NAME | SYNOPSIS | DESCRIPTION | OPTIONS | NOTES | EXAMPLES | SEE ALSO | AUTHORS | AVAILABILITY | COLOPHON

UNSHARE(1)                      User Commands                     UNSHARE(1)

NAME         top

       unshare - run program with some namespaces unshared from parent

SYNOPSIS         top

       unshare [options] [program [arguments]]

DESCRIPTION         top

       Unshares the indicated namespaces from the parent process and then
       executes the specified program. If program is not given, then
       ``${SHELL}'' is run (default: /bin/sh).

       The namespaces can optionally be made persistent by bind mounting
       /proc/pid/ns/type files to a filesystem path and entered with
       nsenter(1) even after the program terminates (except PID namespaces
       where permanently running init process is required).  Once a
       persistent namespace is no longer needed, it can be unpersisted with
       umount(8).  See the EXAMPLES section for more details.

       The namespaces to be unshared are indicated via options.  Unshareable
       namespaces are:

       mount namespace
              Mounting and unmounting filesystems will not affect the rest
              of the system, except for filesystems which are explicitly
              marked as shared (with mount --make-shared; see
              /proc/self/mountinfo or findmnt -o+PROPAGATION for the shared
              flags).  For further details, see mount_namespaces(7) and the
              discussion of the CLONE_NEWNS flag in clone(2).

              unshare since util-linux version 2.27 automatically sets
              propagation to private in a new mount namespace to make sure
              that the new namespace is really unshared.  It's possible to
              disable this feature with option --propagation unchanged.
              Note that private is the kernel default.

       UTS namespace
              Setting hostname or domainname will not affect the rest of the
              system.  For further details, see namespaces(7) and the
              discussion of the CLONE_NEWUTS flag in clone(2).

       IPC namespace
              The process will have an independent namespace for POSIX
              message queues as well as System V message queues, semaphore
              sets and shared memory segments.  For further details, see
              namespaces(7) and the discussion of the CLONE_NEWIPC flag in
              clone(2).

       network namespace
              The process will have independent IPv4 and IPv6 stacks, IP
              routing tables, firewall rules, the /proc/net and
              /sys/class/net directory trees, sockets, etc.  For further
              details, see namespaces(7) and the discussion of the
              CLONE_NEWNET flag in clone(2).

       PID namespace
              Children will have a distinct set of PID-to-process mappings
              from their parent.  For further details, see pid_namespaces(7)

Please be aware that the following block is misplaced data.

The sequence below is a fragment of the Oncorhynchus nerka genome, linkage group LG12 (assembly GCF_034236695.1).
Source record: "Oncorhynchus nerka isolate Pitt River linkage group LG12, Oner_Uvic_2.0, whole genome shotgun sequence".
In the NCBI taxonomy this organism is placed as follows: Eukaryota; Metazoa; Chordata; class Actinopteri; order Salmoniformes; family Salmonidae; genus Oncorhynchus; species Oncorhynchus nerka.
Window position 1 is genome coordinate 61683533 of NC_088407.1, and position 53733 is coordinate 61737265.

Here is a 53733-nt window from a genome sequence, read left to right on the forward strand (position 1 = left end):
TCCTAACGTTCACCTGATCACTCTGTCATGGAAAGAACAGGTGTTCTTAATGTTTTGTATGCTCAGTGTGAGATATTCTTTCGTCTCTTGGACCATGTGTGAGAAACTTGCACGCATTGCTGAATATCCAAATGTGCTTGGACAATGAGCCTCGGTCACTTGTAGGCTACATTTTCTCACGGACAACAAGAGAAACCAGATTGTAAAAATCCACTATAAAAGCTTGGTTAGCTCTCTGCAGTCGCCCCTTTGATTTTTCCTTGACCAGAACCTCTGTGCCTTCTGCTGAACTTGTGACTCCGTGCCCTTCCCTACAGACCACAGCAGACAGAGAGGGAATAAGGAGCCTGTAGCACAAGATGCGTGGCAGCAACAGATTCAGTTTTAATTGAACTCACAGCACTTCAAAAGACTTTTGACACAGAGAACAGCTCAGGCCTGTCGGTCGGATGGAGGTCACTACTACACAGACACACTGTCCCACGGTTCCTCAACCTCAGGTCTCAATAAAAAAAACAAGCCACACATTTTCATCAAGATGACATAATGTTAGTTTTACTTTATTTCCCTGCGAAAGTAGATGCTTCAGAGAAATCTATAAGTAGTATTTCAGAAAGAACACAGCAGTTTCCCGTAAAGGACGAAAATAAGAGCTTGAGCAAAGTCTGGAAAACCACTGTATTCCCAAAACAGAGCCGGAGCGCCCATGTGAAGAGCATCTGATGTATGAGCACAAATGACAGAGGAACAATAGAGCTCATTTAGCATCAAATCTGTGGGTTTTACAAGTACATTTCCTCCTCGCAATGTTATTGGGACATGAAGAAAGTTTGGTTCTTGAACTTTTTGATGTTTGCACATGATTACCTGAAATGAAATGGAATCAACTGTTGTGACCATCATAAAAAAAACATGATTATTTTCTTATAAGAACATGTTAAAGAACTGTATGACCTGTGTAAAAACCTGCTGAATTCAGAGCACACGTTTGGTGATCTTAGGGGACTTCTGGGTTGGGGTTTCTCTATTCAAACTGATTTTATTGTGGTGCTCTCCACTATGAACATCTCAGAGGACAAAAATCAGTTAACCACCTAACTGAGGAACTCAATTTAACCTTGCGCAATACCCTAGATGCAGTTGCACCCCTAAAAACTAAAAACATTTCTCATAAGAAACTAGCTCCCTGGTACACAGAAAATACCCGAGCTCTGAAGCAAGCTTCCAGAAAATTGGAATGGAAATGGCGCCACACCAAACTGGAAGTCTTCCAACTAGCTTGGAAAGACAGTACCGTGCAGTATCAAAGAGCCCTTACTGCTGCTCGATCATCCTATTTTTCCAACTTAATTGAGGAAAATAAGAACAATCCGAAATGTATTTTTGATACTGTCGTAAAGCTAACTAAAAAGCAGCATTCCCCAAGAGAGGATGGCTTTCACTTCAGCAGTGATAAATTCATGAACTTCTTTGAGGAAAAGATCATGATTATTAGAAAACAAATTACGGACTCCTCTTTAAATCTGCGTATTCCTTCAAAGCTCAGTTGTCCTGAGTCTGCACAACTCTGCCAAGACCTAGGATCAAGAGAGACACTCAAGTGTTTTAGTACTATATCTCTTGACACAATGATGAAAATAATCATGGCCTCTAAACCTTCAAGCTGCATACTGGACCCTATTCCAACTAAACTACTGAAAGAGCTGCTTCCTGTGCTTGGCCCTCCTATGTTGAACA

and the discussion of the CLONE_NEWPID flag in clone(2).

       cgroup namespace
              The process will have a virtualized view of /proc/self/cgroup,
              and new cgroup mounts will be rooted at the namespace cgroup
              root.  For further details, see cgroup_namespaces(7) and the
              discussion of the CLONE_NEWCGROUP flag in clone(2).

       user namespace
              The process will have a distinct set of UIDs, GIDs and
              capabilities.  For further details, see user_namespaces(7) and
              the discussion of the CLONE_NEWUSER flag in clone(2).

OPTIONS         top

       -i, --ipc[=file]
              Unshare the IPC namespace.  If file is specified, then a
              persistent namespace is created by a bind mount.

       -m, --mount[=file]
              Unshare the mount namespace.  If file is specified, then a
              persistent namespace is created by a bind mount.  Note that
              file has to be located on a filesystem with the propagation
              flag set to private.  Use the command findmnt -o+PROPAGATION
              when not sure about the current setting.  See also the
              examples below.

       -n, --net[=file]
              Unshare the network namespace.  If file is specified, then a
              persistent namespace is created by a bind mount.

       -p, --pid[=file]
              Unshare the PID namespace.  If file is specified then
              persistent namespace is created by a bind mount.  See also the
              --fork and --mount-proc options.

       -u, --uts[=file]
              Unshare the UTS namespace.  If file is specified, then a
              persistent namespace is created by a bind mount.

       -U, --user[=file]
              Unshare the user namespace.  If file is specified, then a
              persistent namespace is created by a bind mount.

       -C, --cgroup[=file]
              Unshare the cgroup namespace. If file is specified then
              persistent namespace is created by bind mount.

       -f, --fork
              Fork the specified program as a child process of unshare
              rather than running it directly.  This is useful when creating
              a new PID namespace.

       --mount-proc[=mountpoint]